Dungog Shire

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Dungog Shire
New South Wales
Dungog LGA NSW.png
Location in New South Wales
Coordinates 32°24′S151°45′E / 32.400°S 151.750°E / -32.400; 151.750 Coordinates: 32°24′S151°45′E / 32.400°S 151.750°E / -32.400; 151.750
Population
  • 9,195 (2015 est) [1]
  • 9,346 (2018 est.) [2]
 • Density4.08/km2 (10.6/sq mi)
Established1 July 1958 (1958-07-01)
Area2,251 km2 (869.1 sq mi)
Time zone AEST (UTC+10)
 • Summer (DST) AEDT (UTC+11)
MayorJohn Connors(independent)
Council seat Dungog
Region Hunter [3]
State electorate(s) Upper Hunter [4]
Federal Division(s) Lyne [5]
Dungog Shire Council.jpg
Website Dungog Shire
LGAs around Dungog Shire:
Upper Hunter Mid-Coast Mid-Coast
Muswellbrook Dungog Shire Mid-Coast
Singleton Maitland Port Stephens

Dungog Shire is a local government area in the Hunter region of New South Wales, Australia. The Shire is situated adjacent to the Barrington Tops and consists predominantly of very rugged to hilly country which becomes less rugged from north to south.

Contents

Dungog Shire was formed on 1 July 1958 through the amalgamation of Wallarobba Shire with the Municipality of Dungog. [6]

The mayor of the Dungog Shire Council is Clr. John Connors, an independent politician.

Main towns/villages

The major population centres within the Shire are Dungog, Gresford, Paterson, Vacy, Martins Creek and Clarence Town. It also includes three main rivers, the Paterson River and Allyn River to the west and the Williams River to the east.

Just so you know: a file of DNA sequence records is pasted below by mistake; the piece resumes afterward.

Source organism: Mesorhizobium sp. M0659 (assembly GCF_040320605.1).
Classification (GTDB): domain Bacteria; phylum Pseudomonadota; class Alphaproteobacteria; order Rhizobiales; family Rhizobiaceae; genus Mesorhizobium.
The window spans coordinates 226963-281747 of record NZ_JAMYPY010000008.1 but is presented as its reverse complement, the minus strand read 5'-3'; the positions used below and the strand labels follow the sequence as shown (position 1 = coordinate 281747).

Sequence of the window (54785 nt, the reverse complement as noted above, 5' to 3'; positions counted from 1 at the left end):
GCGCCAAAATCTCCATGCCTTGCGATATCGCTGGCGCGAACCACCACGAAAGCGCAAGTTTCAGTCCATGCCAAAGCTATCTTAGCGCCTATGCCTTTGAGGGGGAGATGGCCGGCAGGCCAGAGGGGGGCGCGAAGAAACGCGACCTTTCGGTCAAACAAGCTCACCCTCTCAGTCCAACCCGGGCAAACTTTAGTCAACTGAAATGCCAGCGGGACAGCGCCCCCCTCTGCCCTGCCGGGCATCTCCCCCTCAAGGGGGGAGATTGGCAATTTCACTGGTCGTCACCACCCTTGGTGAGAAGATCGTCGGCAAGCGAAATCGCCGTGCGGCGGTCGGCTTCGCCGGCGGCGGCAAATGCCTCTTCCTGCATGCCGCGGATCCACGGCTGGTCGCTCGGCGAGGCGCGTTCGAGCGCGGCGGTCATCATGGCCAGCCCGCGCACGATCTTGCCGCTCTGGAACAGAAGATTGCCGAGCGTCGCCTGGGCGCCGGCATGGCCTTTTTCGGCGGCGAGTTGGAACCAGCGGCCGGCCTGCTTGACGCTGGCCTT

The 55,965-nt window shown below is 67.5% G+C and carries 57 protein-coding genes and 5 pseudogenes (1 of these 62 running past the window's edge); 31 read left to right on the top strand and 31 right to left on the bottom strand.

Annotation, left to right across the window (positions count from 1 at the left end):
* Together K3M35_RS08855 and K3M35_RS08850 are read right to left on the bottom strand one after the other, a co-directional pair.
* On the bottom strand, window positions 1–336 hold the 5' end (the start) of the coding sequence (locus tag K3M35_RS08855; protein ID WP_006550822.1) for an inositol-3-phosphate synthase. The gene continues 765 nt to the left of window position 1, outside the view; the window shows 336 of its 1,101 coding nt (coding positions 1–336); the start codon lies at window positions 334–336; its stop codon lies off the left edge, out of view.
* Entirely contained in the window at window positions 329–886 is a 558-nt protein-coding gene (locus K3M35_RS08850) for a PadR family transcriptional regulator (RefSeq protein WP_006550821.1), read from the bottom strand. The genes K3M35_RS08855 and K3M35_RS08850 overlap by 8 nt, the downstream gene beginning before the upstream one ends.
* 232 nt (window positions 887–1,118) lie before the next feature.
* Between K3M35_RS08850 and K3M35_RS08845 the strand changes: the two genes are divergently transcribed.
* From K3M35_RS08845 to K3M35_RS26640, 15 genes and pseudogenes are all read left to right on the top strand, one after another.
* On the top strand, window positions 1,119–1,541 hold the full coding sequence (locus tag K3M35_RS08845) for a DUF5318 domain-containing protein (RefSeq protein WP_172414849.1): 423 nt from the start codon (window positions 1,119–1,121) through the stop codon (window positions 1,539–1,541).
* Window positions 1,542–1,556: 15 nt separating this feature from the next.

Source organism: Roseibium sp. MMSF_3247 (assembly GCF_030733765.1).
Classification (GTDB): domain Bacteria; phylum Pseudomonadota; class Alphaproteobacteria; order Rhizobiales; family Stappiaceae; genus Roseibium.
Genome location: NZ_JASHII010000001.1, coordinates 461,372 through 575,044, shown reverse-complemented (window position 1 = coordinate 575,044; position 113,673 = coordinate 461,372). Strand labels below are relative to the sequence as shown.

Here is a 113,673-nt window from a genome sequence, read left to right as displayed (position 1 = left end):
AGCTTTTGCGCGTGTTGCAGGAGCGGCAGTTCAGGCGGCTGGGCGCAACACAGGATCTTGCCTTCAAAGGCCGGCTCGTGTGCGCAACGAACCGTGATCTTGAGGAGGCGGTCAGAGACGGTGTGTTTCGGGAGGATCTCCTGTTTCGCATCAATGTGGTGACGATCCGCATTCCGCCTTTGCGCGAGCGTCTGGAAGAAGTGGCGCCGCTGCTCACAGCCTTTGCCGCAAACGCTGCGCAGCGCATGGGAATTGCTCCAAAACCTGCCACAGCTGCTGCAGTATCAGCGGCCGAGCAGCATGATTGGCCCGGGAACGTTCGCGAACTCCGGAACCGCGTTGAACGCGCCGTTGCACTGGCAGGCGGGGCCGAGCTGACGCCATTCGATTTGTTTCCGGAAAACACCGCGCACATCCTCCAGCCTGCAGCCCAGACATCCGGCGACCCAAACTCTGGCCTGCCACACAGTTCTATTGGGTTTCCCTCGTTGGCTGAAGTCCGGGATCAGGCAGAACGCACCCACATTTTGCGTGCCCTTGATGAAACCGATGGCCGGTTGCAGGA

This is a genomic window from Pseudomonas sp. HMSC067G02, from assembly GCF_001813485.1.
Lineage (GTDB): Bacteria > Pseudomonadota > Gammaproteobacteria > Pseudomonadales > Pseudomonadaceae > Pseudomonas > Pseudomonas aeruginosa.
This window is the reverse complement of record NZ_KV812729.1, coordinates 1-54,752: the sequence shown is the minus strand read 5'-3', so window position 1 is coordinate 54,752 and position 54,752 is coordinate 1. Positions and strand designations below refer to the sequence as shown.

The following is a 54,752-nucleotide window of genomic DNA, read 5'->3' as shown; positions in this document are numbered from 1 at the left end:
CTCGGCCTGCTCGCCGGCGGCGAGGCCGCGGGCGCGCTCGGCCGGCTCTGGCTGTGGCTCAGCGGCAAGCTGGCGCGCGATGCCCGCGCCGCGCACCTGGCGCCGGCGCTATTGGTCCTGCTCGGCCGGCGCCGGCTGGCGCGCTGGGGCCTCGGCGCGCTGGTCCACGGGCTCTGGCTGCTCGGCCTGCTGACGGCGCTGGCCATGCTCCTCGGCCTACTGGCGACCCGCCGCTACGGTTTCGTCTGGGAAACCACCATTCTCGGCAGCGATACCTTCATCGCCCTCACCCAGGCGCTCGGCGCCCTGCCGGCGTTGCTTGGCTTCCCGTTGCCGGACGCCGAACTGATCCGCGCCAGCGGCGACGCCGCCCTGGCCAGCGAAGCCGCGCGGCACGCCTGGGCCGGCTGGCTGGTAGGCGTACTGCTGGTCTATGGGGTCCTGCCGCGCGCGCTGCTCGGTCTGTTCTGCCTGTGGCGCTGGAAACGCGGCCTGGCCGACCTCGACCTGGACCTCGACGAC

Demographics

At the 2011 census, there were 8,318 people in the Dungog Shire local government area, of these 50.3 per cent were male and 49.7 per cent were female. Aboriginal and Torres Strait Islander people made up 3.2 per cent of the population, which was higher than the national and state averages of 2.5 per cent. The median age of people in the Dungog Shire was 44 years, significantly higher than the national median of 37 years. Children aged 0 – 14 years made up 18.8 per cent of the population and people aged 65 years and over made up 17.6 per cent of the population. Of people in the area aged 15 years and over, 54.7 per cent were married and 11.5 per cent were either divorced or separated. [7]

Population growth in the Dungog Shire between the 2001 census and the 2006 census was 2.37 per cent; and in the subsequent five years to the 2011 census, population growth was 3.18 per cent. When compared with total population growth of Australia for the same periods, being 5.78 per cent and 8.32 per cent respectively, population growth in the Dungog Shire local government area was approximately one-third of the national average. [8] [9] The median weekly income for residents within the Dungog Shire was lower than the national average. [7]

At the 2011 census, the proportion of residents in the Dungog Shire local government area who stated their ancestry as Australian or Anglo-Celtic exceeded 85 per cent of all residents (national average was 65.2 per cent). In excess of 56% of all residents in the Dungog Shire nominated a religious affiliation with Christianity at the 2011 census, which was slightly higher than the national average of 50.2 per cent. Meanwhile, as at the census date, compared to the national average, households in the Dungog Shire local government area had a significantly lower than average proportion (2.0 per cent) where two or more languages are spoken (national average was 20.4 per cent); and a significantly higher proportion (95.0 per cent) where English only was spoken at home (national average was 76.8 per cent). [7]